IOH 24 Hr Outlook (0000Z Aug 8)…5% chance of tropical cyclone formation (eastern tropical Atlantic near 13N-31W)

IOH 48 Hr Outlook (0000Z Aug 9)…10% chance of tropical cyclone formation (eastern tropical Atlantic near 13.5N-36W)

IOH 72 Hr Outlook (0000Z Aug 10)…30% chance of tropical cyclone formation (central tropical Atlantic near 14N-41W)

IOH 96 Hr Outlook (0000Z Aug 11)…35% chance of tropical cyclone formation (central tropical Atlantic near 14.5N-46W)

IOH 120 Hr Outlook (0000Z Aug 12)…50% chance of tropical cyclone formation (central tropical Atlantic near 15N-51W)


AREA OF INTEREST #2...The rather large tropical wave of low pressure that has been moving through the central tropical Atlantic currently has its axis passing 55W longitude has left behind its low pressure swirl at 40W longitude…which has been stationary near 14N-40W over the last several hours. This indicates the enlarged circulation of area of interest #1 is tugging at this low pressure swirl and may even cause it to drift south over the next 24 hours. I have drastically dropped development odds of this feature to 0% over my previous update as it now appears to be in a holding pattern waiting to be absorbed by area of interest #1. I plan this to be my final statement on this low pressure swirl…unless it continues to be mentioned in the NHC tropical weather outlook by my next update.

******Infohurricanes.com outlook. Visit hurricanes.gov (hurricanes dot gov) for official outlook***********

IOH 24 Hr Outlook (0000Z Aug 8)…0% chance of tropical cyclone formation (central tropical Atlantic near 13N-40W)


AREA OF INTEREST #3…The rather large tropical wave of low pressure that has been moving through the central tropical Atlantic currently has its axis passing 55W longitude…and appears to have left behind yet another low pressure swirl near 13N-49W. This swirl has recently been introduced into the NHC tropical weather outlook since 8 PM EDT….and is fairly weak thus far with some scattered thunderstorms nearby and mainly to the south. Despite this feature being beneath expansive tropical upper ridging with low shear and upper outflow through the next five days while it moves west across the Lesser Antilles and into eastern Caribbean Sea while steered by the expansive Atlantic surface ridge… none of the model runs through 18Z want to develop this system. Perhaps this is due to the models seeing this system competing for low-level inflow with areas of interest #1 and #2 to the east…especially as they potentially congeal into one rather large circulation? Either way…with the current lack of model support and current disorganized thunderstorm activity…I agree with the NHC’s low 10% odds of development. Because the odds of development are currently low… there is no guarantee of notable impacts to the Lesser Antilles at this time as this low pressure area potentially moves through the islands in 48 to 72 hours. Note the initial forecast track for the next 24 hours in my outlook below is west-southwest due to the potential of fujiwhara interaction with areas of interest #1 and #2 to the east…followed by a steady west to west-northwest track around the Atlantic surface ridge through days 2 through 5.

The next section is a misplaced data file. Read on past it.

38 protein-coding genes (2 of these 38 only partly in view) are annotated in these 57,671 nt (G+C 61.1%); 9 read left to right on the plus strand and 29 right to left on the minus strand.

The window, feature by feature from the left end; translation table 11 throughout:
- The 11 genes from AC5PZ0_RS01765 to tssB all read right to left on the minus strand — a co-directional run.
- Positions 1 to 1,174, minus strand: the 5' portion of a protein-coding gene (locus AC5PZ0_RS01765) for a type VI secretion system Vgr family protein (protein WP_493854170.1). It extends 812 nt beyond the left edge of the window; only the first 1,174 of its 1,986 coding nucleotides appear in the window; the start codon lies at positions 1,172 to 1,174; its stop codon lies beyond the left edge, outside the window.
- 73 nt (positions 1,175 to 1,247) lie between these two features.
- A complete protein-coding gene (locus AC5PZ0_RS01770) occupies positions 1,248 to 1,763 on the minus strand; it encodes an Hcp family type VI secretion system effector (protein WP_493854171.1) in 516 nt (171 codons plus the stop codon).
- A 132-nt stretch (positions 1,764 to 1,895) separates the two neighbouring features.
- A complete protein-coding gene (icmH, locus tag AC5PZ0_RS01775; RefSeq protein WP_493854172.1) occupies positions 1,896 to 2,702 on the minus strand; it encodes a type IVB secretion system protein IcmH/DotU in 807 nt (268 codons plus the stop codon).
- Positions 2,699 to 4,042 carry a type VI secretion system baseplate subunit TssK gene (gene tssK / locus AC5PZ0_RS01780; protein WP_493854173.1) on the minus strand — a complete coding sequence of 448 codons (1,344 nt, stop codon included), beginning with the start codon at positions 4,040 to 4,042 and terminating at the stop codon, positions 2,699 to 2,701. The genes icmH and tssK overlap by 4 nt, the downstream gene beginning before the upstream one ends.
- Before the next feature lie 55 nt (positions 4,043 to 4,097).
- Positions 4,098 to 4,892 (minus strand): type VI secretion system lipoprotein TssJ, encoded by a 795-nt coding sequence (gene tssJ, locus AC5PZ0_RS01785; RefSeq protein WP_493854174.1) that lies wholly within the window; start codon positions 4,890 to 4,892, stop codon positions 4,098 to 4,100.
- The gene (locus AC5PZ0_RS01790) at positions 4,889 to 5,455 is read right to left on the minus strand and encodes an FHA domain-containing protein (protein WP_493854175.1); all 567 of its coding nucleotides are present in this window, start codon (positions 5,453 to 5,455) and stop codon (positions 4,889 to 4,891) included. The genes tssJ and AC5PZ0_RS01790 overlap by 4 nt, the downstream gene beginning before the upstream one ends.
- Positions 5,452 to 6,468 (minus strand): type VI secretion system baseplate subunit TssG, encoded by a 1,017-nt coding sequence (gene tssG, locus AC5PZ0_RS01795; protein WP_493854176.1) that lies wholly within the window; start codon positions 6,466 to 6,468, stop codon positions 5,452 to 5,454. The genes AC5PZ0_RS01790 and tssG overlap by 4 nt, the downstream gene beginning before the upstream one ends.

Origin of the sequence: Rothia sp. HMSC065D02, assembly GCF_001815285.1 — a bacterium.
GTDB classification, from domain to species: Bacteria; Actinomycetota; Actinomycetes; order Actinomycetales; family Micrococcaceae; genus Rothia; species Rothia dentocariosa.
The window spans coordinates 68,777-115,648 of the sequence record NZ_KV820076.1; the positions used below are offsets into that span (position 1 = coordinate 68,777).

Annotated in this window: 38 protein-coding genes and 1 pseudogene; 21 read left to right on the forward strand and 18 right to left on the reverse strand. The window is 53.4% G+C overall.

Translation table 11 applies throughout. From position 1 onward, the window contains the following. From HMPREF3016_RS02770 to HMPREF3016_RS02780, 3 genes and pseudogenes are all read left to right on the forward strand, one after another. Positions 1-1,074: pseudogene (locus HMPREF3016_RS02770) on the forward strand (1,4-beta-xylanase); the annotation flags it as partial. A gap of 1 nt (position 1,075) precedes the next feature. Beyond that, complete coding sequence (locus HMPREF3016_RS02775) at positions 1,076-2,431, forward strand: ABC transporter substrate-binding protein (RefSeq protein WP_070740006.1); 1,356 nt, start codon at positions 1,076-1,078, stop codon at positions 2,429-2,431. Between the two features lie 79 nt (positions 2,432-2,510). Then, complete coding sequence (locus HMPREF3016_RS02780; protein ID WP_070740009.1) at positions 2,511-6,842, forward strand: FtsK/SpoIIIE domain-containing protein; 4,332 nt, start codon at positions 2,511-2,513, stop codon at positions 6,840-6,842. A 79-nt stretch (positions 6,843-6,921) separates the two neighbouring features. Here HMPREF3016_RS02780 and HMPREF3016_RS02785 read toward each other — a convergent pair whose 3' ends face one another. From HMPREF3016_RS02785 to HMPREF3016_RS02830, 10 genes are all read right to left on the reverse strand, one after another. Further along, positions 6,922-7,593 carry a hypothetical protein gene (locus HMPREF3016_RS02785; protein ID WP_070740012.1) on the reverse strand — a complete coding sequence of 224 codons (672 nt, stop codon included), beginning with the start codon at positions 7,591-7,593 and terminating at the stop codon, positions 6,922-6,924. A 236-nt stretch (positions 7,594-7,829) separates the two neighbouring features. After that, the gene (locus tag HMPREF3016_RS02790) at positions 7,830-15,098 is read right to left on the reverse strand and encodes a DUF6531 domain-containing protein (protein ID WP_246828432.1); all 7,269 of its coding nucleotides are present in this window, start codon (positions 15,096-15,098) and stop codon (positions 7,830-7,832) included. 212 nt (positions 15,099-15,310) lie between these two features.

******Infohurricanes.com outlook. Visit hurricanes.gov (hurricanes dot gov) for official outlook***********

IOH 24 Hr Outlook (0000Z Aug 8)…0% chance of tropical cyclone formation (central tropical Atlantic near 12.5N-53W)

IOH 48 Hr Outlook (0000Z Aug 9)…10% chance of tropical cyclone formation (east of the Lesser Antilles near 13N-58W)

IOH 72 Hr Outlook (0000Z Aug 10)…10% chance of tropical cyclone formation (eastern Caribbean Sea just west of the Lesser Antilles near 13.5N-62W)

IOH 96 Hr Outlook (0000Z Aug 11)…10% chance of tropical cyclone formation (eastern Caribbean Sea near 14N-66W)

IOH 120 Hr Outlook (0000Z Aug 11)…10% chance of tropical cyclone formation (central Caribbean Sea near 14.5N-70W)